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Selina Martinez is on a mission to tell the story of the Yaqui, a group of Indigenous peoples originally from Sonora, Mexico, who now inhabit regions on both sides of the United States–Mexico border.

An alum of The Design School at Arizona State University and a member of the Yaqui (or Yoeme) community herself, Martinez was recently awarded the Radical Imagination Artist Grant from the NDN Collective, an Indigenous-led organization dedicated to building Indigenous power, for her work related to spreading awareness and educating others about the Yaqui.

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Martinez’s journey started with an independent project during her architecture master's degree program at The Design School. Her research focused on cultural keystone species, specifically related to the Yaqui, and an architecture project done in the town of Guadalupe, Mexico. 

With the $50,000 in funding she received from NDN Collective to continue her work, Martinez has created Juebenaria, a digital platform that uses videos, maps, historical timelines, 3D models and written resources to more accurately tell the story of the past, present and future of the Yaqui. 

The success of Juebenaria has now led to a collaboration with the Santo Domingo Centre of Excellence for Latin American Research at the British Museum. Impressed by Martinez's 3D scans, the museum partnered with her to develop the Species of the River project. Species of the River uses 3D models of collections and spaces, historical and contemporary audio recordings, photography and illustrations to walk viewers through Yaqui territory. Since many of the Yaqui have migrated away from their original territory, they may have never had the opportunity to visit their homeland.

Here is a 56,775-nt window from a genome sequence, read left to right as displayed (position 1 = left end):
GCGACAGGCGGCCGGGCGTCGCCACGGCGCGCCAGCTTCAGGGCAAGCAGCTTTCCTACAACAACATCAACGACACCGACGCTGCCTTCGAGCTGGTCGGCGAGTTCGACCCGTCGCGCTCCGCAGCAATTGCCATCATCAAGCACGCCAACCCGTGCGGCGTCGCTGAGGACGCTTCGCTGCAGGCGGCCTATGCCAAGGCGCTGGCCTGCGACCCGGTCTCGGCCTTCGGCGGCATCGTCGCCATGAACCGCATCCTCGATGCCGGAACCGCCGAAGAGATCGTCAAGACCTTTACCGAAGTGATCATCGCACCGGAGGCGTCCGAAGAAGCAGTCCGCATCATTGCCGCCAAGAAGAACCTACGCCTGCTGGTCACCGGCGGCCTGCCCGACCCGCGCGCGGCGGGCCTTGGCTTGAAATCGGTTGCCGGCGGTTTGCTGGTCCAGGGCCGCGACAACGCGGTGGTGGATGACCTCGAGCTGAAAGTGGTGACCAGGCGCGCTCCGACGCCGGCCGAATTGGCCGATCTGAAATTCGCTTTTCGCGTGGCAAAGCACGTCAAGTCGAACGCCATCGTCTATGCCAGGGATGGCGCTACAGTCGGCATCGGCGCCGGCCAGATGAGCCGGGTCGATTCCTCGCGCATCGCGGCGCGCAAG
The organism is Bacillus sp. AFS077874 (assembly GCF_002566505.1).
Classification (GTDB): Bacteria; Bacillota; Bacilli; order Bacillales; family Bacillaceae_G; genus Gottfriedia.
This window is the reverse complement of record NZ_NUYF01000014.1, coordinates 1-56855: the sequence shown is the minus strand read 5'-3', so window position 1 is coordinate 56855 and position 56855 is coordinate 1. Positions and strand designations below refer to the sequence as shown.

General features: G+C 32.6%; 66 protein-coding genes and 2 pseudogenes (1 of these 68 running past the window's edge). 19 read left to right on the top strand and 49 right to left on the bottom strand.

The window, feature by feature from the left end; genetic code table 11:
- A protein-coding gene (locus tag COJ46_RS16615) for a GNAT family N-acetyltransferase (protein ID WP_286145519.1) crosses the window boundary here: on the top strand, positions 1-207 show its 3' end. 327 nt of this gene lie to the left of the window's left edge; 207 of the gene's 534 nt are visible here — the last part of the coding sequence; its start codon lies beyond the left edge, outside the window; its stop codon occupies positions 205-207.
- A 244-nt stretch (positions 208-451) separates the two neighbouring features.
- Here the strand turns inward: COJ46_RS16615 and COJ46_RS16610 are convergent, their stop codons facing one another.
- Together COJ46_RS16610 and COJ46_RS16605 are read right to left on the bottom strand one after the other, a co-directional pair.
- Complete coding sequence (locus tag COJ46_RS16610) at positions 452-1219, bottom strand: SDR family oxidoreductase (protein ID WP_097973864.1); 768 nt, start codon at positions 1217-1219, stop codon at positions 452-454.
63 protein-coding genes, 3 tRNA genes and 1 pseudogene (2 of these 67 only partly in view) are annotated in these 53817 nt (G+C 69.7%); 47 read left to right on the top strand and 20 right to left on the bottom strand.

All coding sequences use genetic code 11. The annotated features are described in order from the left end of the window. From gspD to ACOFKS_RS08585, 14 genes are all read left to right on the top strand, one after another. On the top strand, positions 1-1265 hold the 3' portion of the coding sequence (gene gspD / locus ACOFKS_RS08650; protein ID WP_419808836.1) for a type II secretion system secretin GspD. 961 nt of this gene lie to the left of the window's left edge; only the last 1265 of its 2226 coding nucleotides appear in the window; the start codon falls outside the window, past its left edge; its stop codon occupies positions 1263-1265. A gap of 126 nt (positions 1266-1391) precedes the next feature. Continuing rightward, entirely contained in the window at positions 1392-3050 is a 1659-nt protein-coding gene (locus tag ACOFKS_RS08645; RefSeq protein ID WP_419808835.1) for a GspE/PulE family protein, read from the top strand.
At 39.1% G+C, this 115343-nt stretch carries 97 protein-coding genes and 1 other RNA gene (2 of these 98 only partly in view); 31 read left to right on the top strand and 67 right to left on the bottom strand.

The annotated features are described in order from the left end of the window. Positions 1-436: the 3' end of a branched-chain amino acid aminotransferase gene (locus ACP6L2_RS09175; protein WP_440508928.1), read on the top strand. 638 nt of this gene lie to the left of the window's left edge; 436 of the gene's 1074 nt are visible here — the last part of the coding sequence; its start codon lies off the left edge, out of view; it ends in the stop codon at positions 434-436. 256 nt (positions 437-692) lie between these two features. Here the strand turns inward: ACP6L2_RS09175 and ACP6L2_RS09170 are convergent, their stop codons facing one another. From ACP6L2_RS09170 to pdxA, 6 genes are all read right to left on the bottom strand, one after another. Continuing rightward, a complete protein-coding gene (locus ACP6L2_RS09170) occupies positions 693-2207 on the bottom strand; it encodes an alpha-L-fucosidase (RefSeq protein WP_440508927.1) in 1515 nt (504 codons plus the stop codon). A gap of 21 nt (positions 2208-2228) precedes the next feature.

“Because of that disconnection from our homelands,” Martinez said, “(Yaqui) have to face potential losses as we evolve in the American context.”

By creating a digital platform that houses all the traditions of the Yaqui land, Martinez aims to provide easier access for Yaqui people to learn about their traditions and avoid more losses of information.

Now that Species of the River has been fully developed, Martinez is focusing on promoting the project and the possibility of having more variations. 

“This could lead to more 3D environments with additional educational information,” she said. “Ideally, that would be built with the community more deeply for educational purposes. I could also see other tribes using this as an example and to preserve their culture through the same means and methods to appeal to the next generation.” 

For now, she invites people to explore the rich history of the Yaqui through their smartphones or computers, making cultural preservation more accessible than ever before.

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